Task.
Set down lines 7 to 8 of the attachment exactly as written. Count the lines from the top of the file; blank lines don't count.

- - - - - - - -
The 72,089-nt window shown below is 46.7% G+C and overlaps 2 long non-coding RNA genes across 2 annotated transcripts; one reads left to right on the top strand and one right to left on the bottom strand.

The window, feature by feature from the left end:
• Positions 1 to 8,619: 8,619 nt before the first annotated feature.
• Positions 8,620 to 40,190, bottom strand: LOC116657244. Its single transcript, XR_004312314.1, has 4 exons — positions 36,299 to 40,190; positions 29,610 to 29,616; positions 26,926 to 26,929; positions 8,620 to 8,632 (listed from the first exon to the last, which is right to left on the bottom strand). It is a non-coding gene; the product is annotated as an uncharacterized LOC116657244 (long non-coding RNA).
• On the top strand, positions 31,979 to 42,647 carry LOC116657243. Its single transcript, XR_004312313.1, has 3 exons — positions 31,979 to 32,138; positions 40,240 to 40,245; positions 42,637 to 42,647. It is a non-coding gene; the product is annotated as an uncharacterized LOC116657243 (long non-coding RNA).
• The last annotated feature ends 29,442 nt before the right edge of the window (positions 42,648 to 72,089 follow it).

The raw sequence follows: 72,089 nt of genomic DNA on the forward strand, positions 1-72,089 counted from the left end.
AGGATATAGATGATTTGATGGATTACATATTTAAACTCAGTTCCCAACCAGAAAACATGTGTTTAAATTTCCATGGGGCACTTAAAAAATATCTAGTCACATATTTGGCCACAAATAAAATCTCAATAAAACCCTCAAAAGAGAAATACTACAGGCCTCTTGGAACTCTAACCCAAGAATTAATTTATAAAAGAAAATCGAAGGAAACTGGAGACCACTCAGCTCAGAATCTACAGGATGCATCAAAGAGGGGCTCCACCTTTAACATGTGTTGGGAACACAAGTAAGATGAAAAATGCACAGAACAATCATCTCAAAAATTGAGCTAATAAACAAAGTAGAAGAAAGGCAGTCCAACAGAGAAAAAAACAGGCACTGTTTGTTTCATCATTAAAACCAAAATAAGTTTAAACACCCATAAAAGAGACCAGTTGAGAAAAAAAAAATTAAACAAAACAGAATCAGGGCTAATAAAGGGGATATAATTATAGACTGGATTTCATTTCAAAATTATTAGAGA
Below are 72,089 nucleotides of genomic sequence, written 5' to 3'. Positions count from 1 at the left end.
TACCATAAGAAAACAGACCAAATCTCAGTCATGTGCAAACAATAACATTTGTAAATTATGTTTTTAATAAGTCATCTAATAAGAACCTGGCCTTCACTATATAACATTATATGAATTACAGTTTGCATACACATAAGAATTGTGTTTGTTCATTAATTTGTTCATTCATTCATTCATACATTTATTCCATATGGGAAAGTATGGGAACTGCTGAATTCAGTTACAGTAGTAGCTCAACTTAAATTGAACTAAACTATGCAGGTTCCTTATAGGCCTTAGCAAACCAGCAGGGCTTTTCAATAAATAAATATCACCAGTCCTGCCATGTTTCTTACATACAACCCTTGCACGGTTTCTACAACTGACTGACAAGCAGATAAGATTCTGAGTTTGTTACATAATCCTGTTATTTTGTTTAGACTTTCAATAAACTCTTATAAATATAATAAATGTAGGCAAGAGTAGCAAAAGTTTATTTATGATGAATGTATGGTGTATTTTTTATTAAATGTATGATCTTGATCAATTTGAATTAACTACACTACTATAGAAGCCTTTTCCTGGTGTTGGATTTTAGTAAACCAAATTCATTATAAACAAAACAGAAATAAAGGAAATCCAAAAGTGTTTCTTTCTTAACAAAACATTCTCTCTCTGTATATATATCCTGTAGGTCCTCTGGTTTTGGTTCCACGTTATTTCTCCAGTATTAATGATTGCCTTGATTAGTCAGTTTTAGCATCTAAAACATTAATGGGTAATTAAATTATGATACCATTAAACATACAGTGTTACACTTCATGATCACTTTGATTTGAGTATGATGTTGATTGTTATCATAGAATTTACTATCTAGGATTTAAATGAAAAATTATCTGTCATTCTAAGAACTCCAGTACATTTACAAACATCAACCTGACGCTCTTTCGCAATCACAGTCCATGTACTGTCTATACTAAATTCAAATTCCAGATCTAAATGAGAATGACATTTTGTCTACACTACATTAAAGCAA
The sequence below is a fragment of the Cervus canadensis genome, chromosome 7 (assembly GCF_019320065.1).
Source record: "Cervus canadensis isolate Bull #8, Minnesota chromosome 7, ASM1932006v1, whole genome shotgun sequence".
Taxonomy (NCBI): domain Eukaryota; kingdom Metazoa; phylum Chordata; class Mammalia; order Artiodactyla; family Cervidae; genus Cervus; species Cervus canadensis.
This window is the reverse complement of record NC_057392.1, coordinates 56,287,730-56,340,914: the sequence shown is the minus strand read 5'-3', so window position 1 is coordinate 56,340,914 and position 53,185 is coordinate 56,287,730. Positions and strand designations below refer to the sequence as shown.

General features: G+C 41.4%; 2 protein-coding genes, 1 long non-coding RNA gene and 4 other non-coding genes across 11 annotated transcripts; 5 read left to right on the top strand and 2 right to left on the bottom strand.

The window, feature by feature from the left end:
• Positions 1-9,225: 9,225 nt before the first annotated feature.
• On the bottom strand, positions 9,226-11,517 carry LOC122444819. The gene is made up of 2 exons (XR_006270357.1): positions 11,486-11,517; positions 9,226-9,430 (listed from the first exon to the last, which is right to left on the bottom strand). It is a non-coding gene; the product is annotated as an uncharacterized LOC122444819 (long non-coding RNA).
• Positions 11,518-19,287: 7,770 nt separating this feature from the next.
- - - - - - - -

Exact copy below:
The raw sequence follows: 72,089 nt of genomic DNA on the forward strand, positions 1-72,089 counted from the left end.
AGGATATAGATGATTTGATGGATTACATATTTAAACTCAGTTCCCAACCAGAAAACATGTGTTTAAATTTCCATGGGGCACTTAAAAAATATCTAGTCACATATTTGGCCACAAATAAAATCTCAATAAAACCCTCAAAAGAGAAATACTACAGGCCTCTTGGAACTCTAACCCAAGAATTAATTTATAAAAGAAAATCGAAGGAAACTGGAGACCACTCAGCTCAGAATCTACAGGATGCATCAAAGAGGGGCTCCACCTTTAACATGTGTTGGGAACACAAGTAAGATGAAAAATGCACAGAACAATCATCTCAAAAATTGAGCTAATAAACAAAGTAGAAGAAAGGCAGTCCAACAGAGAAAAAAACAGGCACTGTTTGTTTCATCATTAAAACCAAAATAAGTTTAAACACCCATAAAAGAGACCAGTTGAGAAAAAAAAAATTAAACAAAACAGAATCAGGGCTAATAAAGGGGATATAATTATAGACTGGATTTCATTTCAAAATTATTAGAGA